Chausey is a group of small islands and rocks off the coast of Normandy, in the English Channel. It lies 17 kilometres from Granville and forms a quartier of the Granville commune in the Manche département. Chausey forms part of the Channel Islands from a geographical point of view, because it is under French jurisdiction, it is never mentioned in the context of the other Channel Islands. There are no scheduled transport links between Chausey and the other Channel Islands, although between two and four daily shuttles link Chausey to mainland France through Granville, depending on the season; the -ey ending of the name Chausey may be assumed to be associated with the Norse -ey, as seen not only in Jersey, Alderney, but islands farther away like Anglesey and Orkney. In 933, the Duchy of Normandy annexed the Channel Islands including Chausey and Ecrehous. In 1022, Richard II, Duke of Normandy, gave Chausey and the barony of Saint-Pair-sur-Mer to the Benedictine monks of Mont Saint-Michel, who built a priory on the Grande île.
The islands became subject to the Kingdom of England following the conquest of England by William, Duke of Normandy in 1066. However, in 1202, in a conflict with King John, Philip Augustus of France, claiming feudal overlordship of Normandy, summoned the English King to answer charges or forfeit all lands which he held in fee of the King of France. John refused to appear and, in 1204, Philip occupied continental Normandy, although he failed in his attempts to occupy the islands in the Channel; the 1259 Treaty of Paris confirmed the loss of Normandy but the retention of the "islands which the King of England should hold" under suzerainty of the King of France. The vassalage requirement was extinguished in the Treaty of Calais of 1360. Chausey was for a long time an object of rivalry between France. Although the UK government has contended that, until about 1764, Chausey belonged to England, unlike its Channel Islands neighbours, has, in fact, been French for centuries, it was administered from Jersey until 1499, when the Jerseymen abandoned it to the French for reasons unknown.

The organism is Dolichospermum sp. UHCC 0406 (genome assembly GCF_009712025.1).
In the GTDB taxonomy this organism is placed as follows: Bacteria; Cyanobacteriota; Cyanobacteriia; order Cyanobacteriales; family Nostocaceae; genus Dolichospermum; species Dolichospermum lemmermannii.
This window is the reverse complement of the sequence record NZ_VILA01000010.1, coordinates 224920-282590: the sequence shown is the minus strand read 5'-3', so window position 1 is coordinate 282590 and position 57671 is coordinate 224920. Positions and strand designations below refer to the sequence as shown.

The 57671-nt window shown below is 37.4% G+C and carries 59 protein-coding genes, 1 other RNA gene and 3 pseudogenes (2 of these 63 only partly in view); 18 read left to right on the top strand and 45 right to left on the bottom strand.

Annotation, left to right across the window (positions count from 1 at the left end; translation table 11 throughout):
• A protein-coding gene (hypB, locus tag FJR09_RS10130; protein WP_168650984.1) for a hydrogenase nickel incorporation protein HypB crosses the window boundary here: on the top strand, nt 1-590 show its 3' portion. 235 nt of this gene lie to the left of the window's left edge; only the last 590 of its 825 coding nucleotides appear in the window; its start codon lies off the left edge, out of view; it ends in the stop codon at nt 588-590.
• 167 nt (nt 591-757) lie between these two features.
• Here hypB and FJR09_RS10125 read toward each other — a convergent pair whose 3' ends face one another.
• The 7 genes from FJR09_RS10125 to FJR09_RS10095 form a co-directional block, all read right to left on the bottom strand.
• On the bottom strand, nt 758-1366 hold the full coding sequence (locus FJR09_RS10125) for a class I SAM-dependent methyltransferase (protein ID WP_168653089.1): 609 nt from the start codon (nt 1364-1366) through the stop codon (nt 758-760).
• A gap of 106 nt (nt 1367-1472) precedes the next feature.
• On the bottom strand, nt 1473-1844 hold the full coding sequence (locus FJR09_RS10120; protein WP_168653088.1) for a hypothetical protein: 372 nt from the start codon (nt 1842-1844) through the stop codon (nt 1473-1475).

The Jersey historian Alec Podger has suggested that it was too costly in terms of money and manpower to control and, as the islands were not on the sea-lanes, it was decided that the benefits did not justify this cost. Seafarers engaged in illegal business long valued this maze of islands as a den of piracy and smuggling; the Sound, the natural channel running along the Grande île, or the Passe Beauchamp, were ideally secluded anchorages. The fortress of Matignon was built in 1559 as a quadrangular fort with a round tower, cellars, a bakery, a cattle shed; this was expanded in 1740. The English destroyed the fort in 1744. A new fort was built at the other end of the island, which the English destroyed in 1756. In 1772, the Louis XV granted the archipelago to the Abbot Nolin. Napoleon III ordered the construction of the present fort in 1859, the work was completed by 1866; the fort served as a prison for Communards in 1871. Although the fort ceased to be a military site in 1906, during World War I it held some 300 German and Austrian prisoners of war.
The automobile engineer Louis Renault purchased it and restored it between 1922 and 1924, with the result that it became known as Château Renault. He used it as a retreat from business. During World War II German soldiers garrisoned the fort. Today it serves as the home for several fishermen. Grande-Île, the main island, is 1.5 kilometres long and 0.5 kilometres wide at its widest, though this is just the tip of a substantial and complex archipelago, exposed at low tide. The archipelago comprises 365 islands compared to only 52 islands at high tide. From a few dozen hectares of ground above the high tide line, the archipelago increases to around 2,000 hectares at low water, within an area 6.5 by 12 kilometres. The tidal range is one of the largest in Europe, with up to 14 metres difference between low and high tide; the islands consist of a granitic geological formation, subjected to erosion by sea and wind. Sandbars connect several parts of Chausey. Grand Île is the only inhabited island of the group, with a population of around 30.
In summer the population increases, due to the tourism which constitutes an essential activity on the island, with nearly 200,000 annual visitors. Several tourist businesses operate on the island, including a hotel and shop. Besides tourism, fishing is the main economic activity. Lobster, conger and mullet are caught, while mussels and oysters are farmed; until 1989, a cattle farm operated on the island. The island's granite was quarried, the stone exported. Chausey stone was used in the construction of Mont Saint-Michel; the typical boats of Chausey are the doris, a flat-bottomed boat traditionally propelled by oars or nowadays an engine, used by the fishermen, the canot chausiais, a small clinker-built sailing boat used for pleasure. Every August, the Chausey Regatta takes place on the first weekend of the neap tide; the festivities last all weekend. Chausey official site Chausey website Aerial photo of the archipelago, with the Grand Île at the bottom left "Chausey, Ile Anglo-Normande", 1962 video at the Institut national de l'audiovisuel website
Communes of France